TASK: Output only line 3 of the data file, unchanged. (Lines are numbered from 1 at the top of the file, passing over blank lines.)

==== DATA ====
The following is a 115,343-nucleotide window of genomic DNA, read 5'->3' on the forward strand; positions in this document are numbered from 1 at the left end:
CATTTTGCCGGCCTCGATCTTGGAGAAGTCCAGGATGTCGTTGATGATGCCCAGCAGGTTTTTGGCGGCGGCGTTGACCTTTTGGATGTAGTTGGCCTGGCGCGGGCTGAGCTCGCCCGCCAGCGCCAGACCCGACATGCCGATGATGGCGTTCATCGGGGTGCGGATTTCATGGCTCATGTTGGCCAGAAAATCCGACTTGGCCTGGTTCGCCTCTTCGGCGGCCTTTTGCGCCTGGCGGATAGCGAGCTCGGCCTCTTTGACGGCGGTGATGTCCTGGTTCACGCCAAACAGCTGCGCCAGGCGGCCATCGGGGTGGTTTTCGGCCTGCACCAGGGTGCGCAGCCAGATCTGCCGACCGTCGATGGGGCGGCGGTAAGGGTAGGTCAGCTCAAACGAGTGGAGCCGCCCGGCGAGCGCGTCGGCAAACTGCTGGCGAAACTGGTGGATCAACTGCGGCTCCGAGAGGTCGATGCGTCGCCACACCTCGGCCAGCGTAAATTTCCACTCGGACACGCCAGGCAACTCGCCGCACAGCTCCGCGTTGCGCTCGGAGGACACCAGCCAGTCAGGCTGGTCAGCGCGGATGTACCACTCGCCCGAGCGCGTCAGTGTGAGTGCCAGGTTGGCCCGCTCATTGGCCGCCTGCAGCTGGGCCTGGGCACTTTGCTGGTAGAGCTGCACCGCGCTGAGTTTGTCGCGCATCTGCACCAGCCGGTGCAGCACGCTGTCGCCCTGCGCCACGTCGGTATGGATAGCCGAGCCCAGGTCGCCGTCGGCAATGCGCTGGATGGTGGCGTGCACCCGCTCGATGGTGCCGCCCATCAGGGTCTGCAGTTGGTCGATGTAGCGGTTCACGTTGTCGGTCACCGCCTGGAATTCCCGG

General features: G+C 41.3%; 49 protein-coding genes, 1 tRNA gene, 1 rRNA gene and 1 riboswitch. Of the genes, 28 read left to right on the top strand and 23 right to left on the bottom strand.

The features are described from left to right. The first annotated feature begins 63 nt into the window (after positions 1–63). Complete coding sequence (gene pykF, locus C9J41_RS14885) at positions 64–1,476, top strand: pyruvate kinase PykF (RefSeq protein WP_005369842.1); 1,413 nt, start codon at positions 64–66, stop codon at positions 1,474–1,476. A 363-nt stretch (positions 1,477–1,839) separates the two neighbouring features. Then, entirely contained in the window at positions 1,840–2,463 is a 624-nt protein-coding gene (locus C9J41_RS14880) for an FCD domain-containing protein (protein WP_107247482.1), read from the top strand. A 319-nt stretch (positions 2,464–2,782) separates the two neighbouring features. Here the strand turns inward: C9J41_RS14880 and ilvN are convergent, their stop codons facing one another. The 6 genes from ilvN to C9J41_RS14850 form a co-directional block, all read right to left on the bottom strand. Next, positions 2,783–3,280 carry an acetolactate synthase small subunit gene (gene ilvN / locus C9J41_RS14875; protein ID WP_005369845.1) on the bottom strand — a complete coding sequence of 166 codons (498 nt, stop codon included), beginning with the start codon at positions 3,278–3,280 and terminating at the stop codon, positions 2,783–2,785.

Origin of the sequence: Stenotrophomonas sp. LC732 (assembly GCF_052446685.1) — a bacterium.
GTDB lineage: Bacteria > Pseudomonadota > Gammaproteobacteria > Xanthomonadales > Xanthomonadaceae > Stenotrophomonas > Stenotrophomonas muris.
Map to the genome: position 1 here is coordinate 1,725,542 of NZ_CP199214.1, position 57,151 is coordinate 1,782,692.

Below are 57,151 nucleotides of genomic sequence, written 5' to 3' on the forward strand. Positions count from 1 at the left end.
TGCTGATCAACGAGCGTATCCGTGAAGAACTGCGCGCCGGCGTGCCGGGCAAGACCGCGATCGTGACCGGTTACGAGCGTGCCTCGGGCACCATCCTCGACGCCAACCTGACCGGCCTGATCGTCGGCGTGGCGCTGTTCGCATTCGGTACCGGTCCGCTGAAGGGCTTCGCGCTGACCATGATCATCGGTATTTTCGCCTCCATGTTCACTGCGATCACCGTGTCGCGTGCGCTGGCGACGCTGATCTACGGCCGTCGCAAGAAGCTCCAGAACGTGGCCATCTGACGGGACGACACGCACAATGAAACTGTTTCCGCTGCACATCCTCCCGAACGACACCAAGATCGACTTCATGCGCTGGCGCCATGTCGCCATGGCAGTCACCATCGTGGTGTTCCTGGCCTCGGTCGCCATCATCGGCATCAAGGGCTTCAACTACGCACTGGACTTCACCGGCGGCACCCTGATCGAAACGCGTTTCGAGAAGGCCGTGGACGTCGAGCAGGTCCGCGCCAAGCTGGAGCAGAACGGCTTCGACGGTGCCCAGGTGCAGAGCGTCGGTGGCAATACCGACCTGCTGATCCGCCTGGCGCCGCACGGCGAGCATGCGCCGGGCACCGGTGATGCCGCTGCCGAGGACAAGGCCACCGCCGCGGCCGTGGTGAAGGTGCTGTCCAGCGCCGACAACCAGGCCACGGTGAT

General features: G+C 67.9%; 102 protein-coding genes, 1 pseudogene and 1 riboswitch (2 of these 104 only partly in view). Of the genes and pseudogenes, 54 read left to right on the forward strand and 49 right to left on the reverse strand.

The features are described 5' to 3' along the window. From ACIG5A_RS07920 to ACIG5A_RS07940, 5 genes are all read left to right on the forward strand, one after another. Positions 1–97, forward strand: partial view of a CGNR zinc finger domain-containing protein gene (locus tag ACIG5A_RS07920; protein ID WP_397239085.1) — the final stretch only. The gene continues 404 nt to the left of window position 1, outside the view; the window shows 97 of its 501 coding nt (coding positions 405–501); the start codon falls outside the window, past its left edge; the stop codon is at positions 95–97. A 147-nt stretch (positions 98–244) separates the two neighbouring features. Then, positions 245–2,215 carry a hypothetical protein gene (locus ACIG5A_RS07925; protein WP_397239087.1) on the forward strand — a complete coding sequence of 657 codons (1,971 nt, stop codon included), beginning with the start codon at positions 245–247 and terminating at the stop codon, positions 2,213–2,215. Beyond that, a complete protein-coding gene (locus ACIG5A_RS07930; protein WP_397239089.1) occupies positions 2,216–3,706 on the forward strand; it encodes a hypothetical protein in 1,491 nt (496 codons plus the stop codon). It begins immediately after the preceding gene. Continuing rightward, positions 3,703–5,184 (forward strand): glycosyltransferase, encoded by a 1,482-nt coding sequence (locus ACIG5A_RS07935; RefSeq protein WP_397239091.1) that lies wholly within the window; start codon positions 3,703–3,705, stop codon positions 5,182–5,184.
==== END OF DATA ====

General features: G+C 41.3%; 49 protein-coding genes, 1 tRNA gene, 1 rRNA gene and 1 riboswitch. Of the genes, 28 read left to right on the top strand and 23 right to left on the bottom strand.